Philadelphia Personal Injury Lawyers: Slip and Falls Involving Parking Lot Wheelstops
June 17, 2016
Typically when one thinks of parking lots and the types of injuries that occur on their premises, they might think of automobile accidents involving pedestrians or slip and falls that are weather-related. However, there are a large number of accidents occurring that involve pedestrians who suffer slip and falls from wheelstops.
A wheelstop is also known as a curb stop or a parking block. For drivers they are meant to be “reminders” or indicators of parking barriers between spots. But, for pedestrians, wheelstops are trip and fall hazards and have caused hundreds of injuries in parking lots across the United States.
Wheelstops can be made out of various materials but are most commonly constructed with concrete, wood, metal, plastic or rubber. They are also weighted or secured into the ground so that they stay in one spot and cannot be moved from the weight of a car gently knocking into it when attempting to secure a parking place.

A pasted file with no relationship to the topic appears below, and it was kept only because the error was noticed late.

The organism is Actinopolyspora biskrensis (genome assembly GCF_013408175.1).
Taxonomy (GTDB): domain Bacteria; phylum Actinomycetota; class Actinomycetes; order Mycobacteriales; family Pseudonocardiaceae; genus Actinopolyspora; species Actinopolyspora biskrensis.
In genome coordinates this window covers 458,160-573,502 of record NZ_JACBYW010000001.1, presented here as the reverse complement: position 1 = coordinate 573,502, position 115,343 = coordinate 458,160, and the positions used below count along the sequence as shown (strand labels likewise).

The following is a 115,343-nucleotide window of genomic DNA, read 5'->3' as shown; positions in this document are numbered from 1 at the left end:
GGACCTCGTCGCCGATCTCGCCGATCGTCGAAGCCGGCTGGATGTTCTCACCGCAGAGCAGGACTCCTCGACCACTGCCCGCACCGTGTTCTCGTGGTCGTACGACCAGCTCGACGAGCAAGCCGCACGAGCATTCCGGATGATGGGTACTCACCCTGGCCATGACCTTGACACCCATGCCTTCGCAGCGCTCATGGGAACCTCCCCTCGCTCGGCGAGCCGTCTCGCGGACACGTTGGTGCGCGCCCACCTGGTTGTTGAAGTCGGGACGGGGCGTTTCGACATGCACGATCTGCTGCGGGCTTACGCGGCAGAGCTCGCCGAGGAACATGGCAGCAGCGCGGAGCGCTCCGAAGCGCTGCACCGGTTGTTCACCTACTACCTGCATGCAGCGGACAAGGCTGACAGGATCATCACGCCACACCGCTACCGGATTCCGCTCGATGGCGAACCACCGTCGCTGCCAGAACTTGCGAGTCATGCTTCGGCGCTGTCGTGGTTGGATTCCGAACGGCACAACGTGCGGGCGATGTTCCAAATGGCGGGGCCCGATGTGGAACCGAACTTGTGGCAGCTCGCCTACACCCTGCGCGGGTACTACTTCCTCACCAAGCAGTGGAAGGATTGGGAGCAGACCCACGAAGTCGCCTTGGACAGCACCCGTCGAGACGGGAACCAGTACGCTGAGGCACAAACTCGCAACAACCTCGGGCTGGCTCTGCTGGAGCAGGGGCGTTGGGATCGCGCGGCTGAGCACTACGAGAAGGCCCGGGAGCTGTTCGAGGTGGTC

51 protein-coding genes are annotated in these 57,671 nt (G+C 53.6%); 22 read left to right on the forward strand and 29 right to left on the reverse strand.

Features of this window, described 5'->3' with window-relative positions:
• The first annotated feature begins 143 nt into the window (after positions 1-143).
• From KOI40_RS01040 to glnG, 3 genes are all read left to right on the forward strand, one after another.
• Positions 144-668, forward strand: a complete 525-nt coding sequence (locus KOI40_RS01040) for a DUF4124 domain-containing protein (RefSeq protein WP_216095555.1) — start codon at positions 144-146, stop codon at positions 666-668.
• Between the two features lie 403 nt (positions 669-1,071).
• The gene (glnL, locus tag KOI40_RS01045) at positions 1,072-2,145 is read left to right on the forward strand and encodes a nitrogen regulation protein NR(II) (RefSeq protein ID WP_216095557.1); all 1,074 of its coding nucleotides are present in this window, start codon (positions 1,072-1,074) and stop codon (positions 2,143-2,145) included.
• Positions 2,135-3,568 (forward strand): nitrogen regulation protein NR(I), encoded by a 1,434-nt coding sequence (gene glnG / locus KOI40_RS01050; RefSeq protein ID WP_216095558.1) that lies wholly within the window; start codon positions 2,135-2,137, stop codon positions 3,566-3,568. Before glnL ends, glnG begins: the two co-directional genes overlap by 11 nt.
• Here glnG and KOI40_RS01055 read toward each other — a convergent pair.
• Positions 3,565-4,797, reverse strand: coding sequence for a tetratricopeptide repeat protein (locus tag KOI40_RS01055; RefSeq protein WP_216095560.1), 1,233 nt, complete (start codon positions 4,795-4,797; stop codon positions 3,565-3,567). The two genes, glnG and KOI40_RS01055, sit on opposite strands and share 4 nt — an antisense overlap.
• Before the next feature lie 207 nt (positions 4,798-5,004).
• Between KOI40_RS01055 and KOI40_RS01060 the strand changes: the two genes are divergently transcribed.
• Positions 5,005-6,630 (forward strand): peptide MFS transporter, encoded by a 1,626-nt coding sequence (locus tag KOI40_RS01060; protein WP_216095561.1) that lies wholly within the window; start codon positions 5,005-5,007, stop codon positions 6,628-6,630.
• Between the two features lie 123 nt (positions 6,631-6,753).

However, just like all other products, mistakes can be made. Wheelstops can be damaged from automobiles and can crack and deteriorate. They can also remove parts of the concrete from beneath them, since from time to time they are actually pinned into the ground when initially secured. If they remove concrete, there is a hole that is left in its place. Wheelstops are not supposed to be installed in pedestrian crosswalks or any path and they are also supposed to be properly marked – or painted in a bright color – so that people take notice of them.
There are safety standards and protocols when it comes to inspecting wheelstops for the sake of insuring that they have not suffered damage and are not falling apart. Since they can further erode from rain, thus creating more of a gap, those who maintain parking lots should be especially careful to check to make sure that they are intact. Wheelstops are also not meant to be longer than 6 feet and no higher than 6.5 inches off the ground. There should be at least 3 feet between wheelstops so that pedestrians can safely walk between them, and there should be a sufficient amount of light or illumination in the area to further limit any trips, slips and falls.
There are many steps that can be taken on behalf of the property owners and managers who have business parking lots and areas to decrease the number of injuries sustained by pedestrians. Maintaining and inspecting wheelstops is a crucial step in protecting pedestrians from dangerous falls.
Philadelphia Personal Injury Lawyers at Galfand Berger, LLP
The personal injury lawyers at Galfand Berger represent injured victims throughout Pennsylvania and New Jersey in all types of personal injury cases, including slips and falls. Call our offices at 1-800-222-8792 or contact us online to schedule a free consultation.